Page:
Customer Marketing increases your knowledge and understanding of the needs, challenges and use cases of your customer base. During precarious times like a recession or market downturn, it’s imperative that you keep your finger on the pulse of the challenges your customers are facing, and create as many lines of open communication as possible. Customer marketing will open up access to a sample of your addressable market whose insights can be incorporated into your product roadmap and your overall customer experience.

How to get started with Customer Marketing

Staying in touch with your customers on a regular basis seems like the obvious route. Still, it must be done in a relevant and timely fashion with respect to their journey. Email nurturing, customer-only events or perks, among other things, can help foster relationships built on trust and thought leadership. According to Qualtrics, your customer marketing strategy should encompass 5 dimensions of customer engagement.

  1. Longevity: The length of time over which interactions are spread
  2. Proactiveness: Whether a customer engages with a brand of their own accord, without prompting
  3. Repetition and frequency: Whether the interactions are frequent and similar, or sporadic and varied
  4. Context: The situation where interactions happen, for example, post-purchase, during consideration, only when there’s a promotion happening, etc.
  5. Volume: How much interaction takes place over the whole customer lifecycle

Once you’ve gathered data on how your customers engage with you, it’s time to put your insights into action. There are two things to consider:

  • How do you connect the sources of engagement and pinpoint where customers are in their journey?
  • How do you empower account managers to lead the relationship in a way that benefits both the customer and the business?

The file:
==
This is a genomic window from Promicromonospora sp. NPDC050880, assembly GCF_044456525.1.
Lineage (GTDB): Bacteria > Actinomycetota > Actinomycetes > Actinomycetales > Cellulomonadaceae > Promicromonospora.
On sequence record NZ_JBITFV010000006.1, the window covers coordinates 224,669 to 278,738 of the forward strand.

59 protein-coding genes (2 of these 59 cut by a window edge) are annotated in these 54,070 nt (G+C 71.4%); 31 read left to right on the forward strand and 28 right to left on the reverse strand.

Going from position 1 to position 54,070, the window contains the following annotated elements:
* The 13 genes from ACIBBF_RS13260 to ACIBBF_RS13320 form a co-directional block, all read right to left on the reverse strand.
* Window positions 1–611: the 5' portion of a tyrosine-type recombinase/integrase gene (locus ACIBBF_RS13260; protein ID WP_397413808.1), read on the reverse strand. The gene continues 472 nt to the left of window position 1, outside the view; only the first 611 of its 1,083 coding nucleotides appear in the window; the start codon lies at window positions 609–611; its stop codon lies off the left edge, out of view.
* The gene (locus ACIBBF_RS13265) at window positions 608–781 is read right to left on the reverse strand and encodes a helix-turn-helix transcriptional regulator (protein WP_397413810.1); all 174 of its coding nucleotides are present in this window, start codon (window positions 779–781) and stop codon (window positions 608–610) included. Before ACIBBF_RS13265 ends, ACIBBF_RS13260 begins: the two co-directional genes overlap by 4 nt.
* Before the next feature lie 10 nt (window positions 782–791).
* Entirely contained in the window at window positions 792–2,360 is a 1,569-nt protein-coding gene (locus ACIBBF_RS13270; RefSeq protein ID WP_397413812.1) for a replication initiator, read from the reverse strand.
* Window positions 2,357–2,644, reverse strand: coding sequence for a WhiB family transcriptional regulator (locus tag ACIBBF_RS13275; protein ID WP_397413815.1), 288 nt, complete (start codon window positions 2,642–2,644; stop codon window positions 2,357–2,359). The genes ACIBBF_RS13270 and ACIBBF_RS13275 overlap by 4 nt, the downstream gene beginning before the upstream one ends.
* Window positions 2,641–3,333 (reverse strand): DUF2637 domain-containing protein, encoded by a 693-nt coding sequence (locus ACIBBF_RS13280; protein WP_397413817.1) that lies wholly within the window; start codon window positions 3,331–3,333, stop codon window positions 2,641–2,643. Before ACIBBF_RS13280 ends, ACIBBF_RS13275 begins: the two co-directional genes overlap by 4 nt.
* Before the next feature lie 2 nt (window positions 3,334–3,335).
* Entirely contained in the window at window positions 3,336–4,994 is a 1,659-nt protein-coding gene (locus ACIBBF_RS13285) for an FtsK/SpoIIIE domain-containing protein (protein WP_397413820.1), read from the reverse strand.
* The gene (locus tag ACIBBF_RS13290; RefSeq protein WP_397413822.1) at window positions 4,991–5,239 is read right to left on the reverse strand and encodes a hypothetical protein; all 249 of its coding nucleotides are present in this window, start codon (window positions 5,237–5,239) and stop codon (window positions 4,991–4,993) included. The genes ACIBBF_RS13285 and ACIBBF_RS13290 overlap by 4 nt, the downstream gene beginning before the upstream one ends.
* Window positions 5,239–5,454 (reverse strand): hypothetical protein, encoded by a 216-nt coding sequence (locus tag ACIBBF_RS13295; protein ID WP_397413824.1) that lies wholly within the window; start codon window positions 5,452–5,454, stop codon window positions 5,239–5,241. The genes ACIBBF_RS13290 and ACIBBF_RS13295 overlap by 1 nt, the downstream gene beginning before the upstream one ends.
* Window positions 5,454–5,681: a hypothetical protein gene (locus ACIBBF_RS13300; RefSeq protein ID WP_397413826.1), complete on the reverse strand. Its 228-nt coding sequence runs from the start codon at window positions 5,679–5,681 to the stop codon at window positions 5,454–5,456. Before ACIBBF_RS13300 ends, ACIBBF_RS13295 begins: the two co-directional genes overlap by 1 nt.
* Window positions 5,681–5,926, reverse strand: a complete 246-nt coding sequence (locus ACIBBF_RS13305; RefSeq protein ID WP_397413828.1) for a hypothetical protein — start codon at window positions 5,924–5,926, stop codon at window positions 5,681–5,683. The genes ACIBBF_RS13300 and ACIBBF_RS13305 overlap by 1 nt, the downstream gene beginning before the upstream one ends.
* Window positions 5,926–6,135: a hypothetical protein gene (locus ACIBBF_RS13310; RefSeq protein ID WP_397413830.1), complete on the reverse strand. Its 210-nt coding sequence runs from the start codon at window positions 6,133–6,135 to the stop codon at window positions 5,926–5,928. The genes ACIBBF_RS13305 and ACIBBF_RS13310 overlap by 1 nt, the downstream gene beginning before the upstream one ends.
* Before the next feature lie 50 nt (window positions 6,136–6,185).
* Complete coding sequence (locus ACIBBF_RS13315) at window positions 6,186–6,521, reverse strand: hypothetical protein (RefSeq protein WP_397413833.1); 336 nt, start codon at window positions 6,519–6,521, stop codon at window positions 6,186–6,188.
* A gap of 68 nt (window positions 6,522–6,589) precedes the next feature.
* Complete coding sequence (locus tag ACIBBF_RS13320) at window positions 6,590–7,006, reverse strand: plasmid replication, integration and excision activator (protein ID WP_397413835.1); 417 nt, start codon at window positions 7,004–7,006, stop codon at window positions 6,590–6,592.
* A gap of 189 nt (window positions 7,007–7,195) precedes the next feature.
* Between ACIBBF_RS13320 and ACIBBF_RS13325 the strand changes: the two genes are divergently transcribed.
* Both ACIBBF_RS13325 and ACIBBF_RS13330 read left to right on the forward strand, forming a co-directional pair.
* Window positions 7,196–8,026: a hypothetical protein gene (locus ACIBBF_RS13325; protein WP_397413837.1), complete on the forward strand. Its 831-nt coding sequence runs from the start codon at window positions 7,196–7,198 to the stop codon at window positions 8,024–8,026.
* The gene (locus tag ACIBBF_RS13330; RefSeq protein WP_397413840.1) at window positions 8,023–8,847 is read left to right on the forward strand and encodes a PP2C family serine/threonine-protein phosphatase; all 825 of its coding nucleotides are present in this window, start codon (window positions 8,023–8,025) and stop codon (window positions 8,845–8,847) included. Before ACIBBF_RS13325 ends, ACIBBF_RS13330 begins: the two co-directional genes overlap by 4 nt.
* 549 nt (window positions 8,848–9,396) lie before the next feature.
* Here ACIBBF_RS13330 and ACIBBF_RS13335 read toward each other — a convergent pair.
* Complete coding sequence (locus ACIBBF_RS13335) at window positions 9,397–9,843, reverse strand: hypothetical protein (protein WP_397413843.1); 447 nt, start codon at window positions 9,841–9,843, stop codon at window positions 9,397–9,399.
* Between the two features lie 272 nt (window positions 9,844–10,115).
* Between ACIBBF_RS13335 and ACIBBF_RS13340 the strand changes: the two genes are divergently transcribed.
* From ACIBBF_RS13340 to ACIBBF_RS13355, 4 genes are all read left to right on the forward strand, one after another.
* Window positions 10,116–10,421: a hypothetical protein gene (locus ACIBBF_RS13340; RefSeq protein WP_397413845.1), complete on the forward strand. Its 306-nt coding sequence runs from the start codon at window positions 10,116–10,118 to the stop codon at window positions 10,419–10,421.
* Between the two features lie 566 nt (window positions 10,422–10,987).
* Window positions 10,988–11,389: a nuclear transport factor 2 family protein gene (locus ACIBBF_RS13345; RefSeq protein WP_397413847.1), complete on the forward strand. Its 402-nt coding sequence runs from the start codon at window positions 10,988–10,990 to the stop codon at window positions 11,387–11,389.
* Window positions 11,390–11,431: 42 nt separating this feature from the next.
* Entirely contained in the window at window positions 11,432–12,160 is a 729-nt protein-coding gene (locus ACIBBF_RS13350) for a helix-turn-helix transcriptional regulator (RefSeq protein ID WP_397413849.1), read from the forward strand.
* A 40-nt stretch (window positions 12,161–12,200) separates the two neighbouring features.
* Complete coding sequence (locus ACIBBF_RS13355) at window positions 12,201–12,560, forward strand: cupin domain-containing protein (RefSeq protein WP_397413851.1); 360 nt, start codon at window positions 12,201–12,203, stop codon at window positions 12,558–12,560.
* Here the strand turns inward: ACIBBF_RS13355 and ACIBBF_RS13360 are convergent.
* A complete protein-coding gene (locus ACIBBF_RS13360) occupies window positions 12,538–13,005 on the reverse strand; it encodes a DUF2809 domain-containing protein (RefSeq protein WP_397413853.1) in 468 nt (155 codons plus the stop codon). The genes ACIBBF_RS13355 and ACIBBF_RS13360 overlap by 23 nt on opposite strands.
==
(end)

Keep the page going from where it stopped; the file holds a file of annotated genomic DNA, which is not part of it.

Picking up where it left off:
The best way to get sales and marketing teams on the same page is content intelligence. Bridging the gap between sales and marketing is key to offering a cohesive, personalized and relevant customer experience. Where the marketing team has the means to segment and address different groups of your customer base at once, the sales team can join that thread to keep the conversation going at the individual level and ensure that the right contacts engage.

Customer marketing initiatives and opportunities

Consider adding a few of these customer marketing tactics to your calendar this quarter:

  • Onboarding campaigns to accelerate adoption
  • Industry-specific insights or reports to establish thought leadership and reinforce trust
  • Customer-only events to foster advocacy and create partnerships
  • Launch new products or services to remind your customers of the value you provide
  • Re-engagement campaigns to prevent attrition

In business, relationships with your customers are everything. This is even more true during periods of economic instability. By developing a mutually beneficial relationship with your customer, the value they see in your business will extend beyond simply using your product or solution. Through regular and thoughtful customer marketing, you have an opportunity to create advocates that will sing your praises in all the places you can’t reach.